Legislative Assembly for the ACT: 2005 Week 04 Hansard (Wednesday, 16 March 2005 2005) . . Page.. 1037 ..
We already have the most expensive health system in the country, even more expensive than the Northern Territory. That is a real achievement, when you look at the Northern Territory population, the degree of difficulty that some parts of that community presents and the enormous area that the Northern Territory covers.
Mr Speaker, the second part of the motion notes that the average number of additions per month to the elective surgery waiting list has reduced since 2001. So much for the claim of more activity! We find that the average number of patients added to the waiting list in the year 2000 was 932. In 2001, when this government takes over, it drops to 870. In 2002, it is 873. In 2003, it recovers slightly to 882. In 2004, it is up to 895 new patients added to the waiting list per month. If we do the sums, on average, under the previous Liberal government, 913 elective surgery patients were added to the waiting list each month. Under Labor, it is 878—35 fewer a month. The number of patients going on the list is fewer than it used to be under the Liberal government. So much for the claim of more throughput!
The minister’s excuse, until Monday, when it was suddenly New South Wales’ fault for the ever-increasing waiting list, has been that demand has been increasing. He has said consistently that demand is up. It is simply not true. You have heard the monthly averages. In the calendar year 2000, there were 8,562 additions to the waiting list. In the calendar year 2004, four years later, there are only 8,471 additions to the waiting list. In between times, it has dropped to as low as 7,755 in the year 2002, when the Labor health reforms commenced. These figures put the lie to the excuse. Demand has not increased. It has reduced over the last few years and it is only just beginning to now creep up to the 2000 levels.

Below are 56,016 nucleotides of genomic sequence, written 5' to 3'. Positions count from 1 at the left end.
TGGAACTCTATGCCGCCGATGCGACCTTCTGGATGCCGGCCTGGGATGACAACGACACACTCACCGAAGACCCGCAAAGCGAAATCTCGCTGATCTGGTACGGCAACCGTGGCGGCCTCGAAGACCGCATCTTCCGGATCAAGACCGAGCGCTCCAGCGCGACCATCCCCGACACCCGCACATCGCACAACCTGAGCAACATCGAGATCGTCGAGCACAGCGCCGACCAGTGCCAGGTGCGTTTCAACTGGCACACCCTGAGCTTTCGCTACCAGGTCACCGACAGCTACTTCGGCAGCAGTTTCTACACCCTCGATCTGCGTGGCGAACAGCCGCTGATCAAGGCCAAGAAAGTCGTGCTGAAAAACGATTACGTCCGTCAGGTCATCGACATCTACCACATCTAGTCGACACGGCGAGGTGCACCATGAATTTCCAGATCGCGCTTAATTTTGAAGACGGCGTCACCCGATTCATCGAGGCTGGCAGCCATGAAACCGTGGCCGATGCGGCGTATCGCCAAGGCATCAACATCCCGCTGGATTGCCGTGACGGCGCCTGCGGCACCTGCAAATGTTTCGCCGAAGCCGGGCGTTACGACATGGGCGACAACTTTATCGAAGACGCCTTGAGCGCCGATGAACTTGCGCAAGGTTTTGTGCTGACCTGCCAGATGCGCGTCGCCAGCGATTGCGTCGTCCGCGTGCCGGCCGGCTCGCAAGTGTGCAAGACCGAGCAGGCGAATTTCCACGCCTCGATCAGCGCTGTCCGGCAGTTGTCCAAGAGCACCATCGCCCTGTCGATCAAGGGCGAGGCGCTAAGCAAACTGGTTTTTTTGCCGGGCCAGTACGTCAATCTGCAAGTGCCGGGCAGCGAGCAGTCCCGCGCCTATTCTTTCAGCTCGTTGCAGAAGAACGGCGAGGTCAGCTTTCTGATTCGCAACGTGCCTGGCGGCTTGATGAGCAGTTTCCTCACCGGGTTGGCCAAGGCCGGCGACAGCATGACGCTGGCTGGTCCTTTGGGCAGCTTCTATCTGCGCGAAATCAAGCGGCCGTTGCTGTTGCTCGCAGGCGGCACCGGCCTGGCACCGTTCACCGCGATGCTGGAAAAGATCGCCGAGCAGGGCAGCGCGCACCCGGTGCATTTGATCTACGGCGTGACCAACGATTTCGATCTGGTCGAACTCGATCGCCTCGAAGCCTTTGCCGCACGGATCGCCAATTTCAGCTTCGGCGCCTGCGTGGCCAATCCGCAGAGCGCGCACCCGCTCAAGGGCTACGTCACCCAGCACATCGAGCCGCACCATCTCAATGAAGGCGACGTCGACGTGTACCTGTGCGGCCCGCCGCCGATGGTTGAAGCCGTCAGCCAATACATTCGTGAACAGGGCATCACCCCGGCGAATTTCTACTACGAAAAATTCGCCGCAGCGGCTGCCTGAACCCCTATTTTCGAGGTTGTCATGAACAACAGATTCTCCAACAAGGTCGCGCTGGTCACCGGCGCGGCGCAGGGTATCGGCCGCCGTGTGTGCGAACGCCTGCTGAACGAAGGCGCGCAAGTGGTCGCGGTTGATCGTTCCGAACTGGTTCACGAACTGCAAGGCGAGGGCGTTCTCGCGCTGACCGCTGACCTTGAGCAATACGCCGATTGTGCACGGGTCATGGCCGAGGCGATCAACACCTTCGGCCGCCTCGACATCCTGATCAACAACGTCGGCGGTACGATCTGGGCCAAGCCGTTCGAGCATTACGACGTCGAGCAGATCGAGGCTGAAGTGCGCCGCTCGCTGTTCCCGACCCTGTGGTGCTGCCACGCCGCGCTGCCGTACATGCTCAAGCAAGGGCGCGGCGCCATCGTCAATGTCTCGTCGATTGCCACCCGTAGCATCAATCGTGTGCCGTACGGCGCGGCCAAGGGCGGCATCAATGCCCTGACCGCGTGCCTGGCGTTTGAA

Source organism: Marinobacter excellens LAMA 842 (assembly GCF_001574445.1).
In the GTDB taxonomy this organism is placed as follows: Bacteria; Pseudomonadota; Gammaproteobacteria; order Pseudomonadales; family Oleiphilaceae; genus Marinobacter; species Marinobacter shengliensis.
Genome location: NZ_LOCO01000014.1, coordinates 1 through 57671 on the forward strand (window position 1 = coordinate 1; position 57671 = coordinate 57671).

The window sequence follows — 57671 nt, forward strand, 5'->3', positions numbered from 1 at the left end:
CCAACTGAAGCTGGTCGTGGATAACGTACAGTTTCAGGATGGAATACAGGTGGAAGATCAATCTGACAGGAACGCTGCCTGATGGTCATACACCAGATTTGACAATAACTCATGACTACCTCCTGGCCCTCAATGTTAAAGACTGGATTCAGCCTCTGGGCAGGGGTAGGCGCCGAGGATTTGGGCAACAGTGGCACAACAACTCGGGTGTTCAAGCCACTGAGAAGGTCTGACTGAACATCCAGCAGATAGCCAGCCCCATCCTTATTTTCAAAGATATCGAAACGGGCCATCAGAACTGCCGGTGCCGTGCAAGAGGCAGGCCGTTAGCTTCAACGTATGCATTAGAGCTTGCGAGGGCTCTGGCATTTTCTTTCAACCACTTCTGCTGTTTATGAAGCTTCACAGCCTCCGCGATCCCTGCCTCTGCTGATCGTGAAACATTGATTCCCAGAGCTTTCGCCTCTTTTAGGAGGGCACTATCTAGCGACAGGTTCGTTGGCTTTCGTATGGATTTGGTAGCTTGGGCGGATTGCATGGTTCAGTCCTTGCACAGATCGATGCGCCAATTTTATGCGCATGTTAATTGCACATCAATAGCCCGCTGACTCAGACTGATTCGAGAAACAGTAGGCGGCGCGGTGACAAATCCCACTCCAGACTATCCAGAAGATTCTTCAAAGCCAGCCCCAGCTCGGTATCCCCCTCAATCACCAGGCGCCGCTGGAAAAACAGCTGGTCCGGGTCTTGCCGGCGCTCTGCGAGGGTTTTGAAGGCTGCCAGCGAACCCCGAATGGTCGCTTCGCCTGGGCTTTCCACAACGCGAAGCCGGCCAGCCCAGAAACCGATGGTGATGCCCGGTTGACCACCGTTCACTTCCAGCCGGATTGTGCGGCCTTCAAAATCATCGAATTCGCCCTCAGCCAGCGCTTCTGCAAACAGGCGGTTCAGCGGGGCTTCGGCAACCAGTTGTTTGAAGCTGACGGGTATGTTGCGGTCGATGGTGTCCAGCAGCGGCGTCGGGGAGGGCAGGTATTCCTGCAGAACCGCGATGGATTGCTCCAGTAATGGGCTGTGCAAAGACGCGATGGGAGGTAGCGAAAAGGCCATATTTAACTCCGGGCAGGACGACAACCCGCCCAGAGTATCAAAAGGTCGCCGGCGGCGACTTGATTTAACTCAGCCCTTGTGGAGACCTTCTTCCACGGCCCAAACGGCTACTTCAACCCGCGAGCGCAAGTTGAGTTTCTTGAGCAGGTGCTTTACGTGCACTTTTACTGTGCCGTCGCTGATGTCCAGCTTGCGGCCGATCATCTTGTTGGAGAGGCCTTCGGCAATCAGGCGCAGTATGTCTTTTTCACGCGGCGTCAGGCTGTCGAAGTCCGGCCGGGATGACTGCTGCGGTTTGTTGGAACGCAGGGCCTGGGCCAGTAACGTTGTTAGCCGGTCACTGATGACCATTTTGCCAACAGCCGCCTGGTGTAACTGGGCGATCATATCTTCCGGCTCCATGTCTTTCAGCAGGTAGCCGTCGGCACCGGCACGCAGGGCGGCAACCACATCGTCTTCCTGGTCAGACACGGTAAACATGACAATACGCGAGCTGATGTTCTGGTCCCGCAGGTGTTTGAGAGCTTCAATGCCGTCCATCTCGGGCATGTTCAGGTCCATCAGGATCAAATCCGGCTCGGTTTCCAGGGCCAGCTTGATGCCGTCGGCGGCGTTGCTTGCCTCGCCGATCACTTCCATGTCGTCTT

Mr Speaker, the next part of the motion relates to the actual amounts of surgery that are being performed in the ACT. For as long as we have been hearing Mr Corbell complain about the fallacious increase in demand, we have also been hearing about how there are more surgery and more operations going on than ever before. It is another false claim. The patient activity data sets put the lie to that claim.
Let us start with Calvary Hospital. Page 3 of their patient activity data set tells us:
For the year to date—
that is, the 7 months to January 2005—
13 per cent less elective surgery has occurred at the Calvary Hospital.
As an interesting aside, endoscopy is also down, but only by 2 per cent. Mr Corbell says, “There is more surgery.” What does the data say, the official data from the hospital, say, at Calvary? It is 13 per cent less. Moving to the Calvary Hospital table one, “Hospital Summary—Patient Activity”, in the January 2005 figures, we see that, under section 5 “surgical operations”, the main theatre is down 4.9 per cent and endoscopies are down an astonishing 24 per cent. Because of anomalies there, they actually don’t reveal the elective surgery data. Perhaps the minister would like to get them to adjust their reporting. These are not specific figures to elective surgery. But if you look at the